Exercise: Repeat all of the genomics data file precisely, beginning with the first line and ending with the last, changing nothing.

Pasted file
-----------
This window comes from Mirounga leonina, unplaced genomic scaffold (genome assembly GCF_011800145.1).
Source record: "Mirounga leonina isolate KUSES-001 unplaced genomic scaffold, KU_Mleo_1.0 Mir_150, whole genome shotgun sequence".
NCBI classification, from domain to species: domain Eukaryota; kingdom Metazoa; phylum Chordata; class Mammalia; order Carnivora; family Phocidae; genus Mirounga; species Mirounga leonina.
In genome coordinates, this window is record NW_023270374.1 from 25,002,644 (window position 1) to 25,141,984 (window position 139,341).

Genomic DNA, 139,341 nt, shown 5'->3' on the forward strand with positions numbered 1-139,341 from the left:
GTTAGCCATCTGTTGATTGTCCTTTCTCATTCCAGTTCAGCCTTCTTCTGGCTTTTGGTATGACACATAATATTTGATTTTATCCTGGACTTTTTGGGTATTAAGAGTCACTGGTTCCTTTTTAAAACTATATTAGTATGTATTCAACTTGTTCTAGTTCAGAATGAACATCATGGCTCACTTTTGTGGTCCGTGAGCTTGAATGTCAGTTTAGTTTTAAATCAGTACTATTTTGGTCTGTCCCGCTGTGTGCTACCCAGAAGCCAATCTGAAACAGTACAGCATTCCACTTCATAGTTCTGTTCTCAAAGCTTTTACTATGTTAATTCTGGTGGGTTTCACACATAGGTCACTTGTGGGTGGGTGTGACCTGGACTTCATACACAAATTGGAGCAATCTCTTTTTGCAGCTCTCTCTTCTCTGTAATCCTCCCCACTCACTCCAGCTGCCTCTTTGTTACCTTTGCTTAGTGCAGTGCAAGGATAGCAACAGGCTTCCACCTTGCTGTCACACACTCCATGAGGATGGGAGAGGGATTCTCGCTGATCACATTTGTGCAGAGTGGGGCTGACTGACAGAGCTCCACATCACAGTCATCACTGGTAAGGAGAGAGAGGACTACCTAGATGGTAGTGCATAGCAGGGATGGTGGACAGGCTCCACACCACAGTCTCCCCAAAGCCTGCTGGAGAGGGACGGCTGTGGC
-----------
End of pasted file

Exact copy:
This window comes from Mirounga leonina, unplaced genomic scaffold (genome assembly GCF_011800145.1).
Source record: "Mirounga leonina isolate KUSES-001 unplaced genomic scaffold, KU_Mleo_1.0 Mir_150, whole genome shotgun sequence".
NCBI classification, from domain to species: domain Eukaryota; kingdom Metazoa; phylum Chordata; class Mammalia; order Carnivora; family Phocidae; genus Mirounga; species Mirounga leonina.
In genome coordinates, this window is record NW_023270374.1 from 25,002,644 (window position 1) to 25,141,984 (window position 139,341).

Genomic DNA, 139,341 nt, shown 5'->3' on the forward strand with positions numbered 1-139,341 from the left:
GTTAGCCATCTGTTGATTGTCCTTTCTCATTCCAGTTCAGCCTTCTTCTGGCTTTTGGTATGACACATAATATTTGATTTTATCCTGGACTTTTTGGGTATTAAGAGTCACTGGTTCCTTTTTAAAACTATATTAGTATGTATTCAACTTGTTCTAGTTCAGAATGAACATCATGGCTCACTTTTGTGGTCCGTGAGCTTGAATGTCAGTTTAGTTTTAAATCAGTACTATTTTGGTCTGTCCCGCTGTGTGCTACCCAGAAGCCAATCTGAAACAGTACAGCATTCCACTTCATAGTTCTGTTCTCAAAGCTTTTACTATGTTAATTCTGGTGGGTTTCACACATAGGTCACTTGTGGGTGGGTGTGACCTGGACTTCATACACAAATTGGAGCAATCTCTTTTTGCAGCTCTCTCTTCTCTGTAATCCTCCCCACTCACTCCAGCTGCCTCTTTGTTACCTTTGCTTAGTGCAGTGCAAGGATAGCAACAGGCTTCCACCTTGCTGTCACACACTCCATGAGGATGGGAGAGGGATTCTCGCTGATCACATTTGTGCAGAGTGGGGCTGACTGACAGAGCTCCACATCACAGTCATCACTGGTAAGGAGAGAGAGGACTACCTAGATGGTAGTGCATAGCAGGGATGGTGGACAGGCTCCACACCACAGTCTCCCCAAAGCCTGCTGGAGAGGGACGGCTGTGGC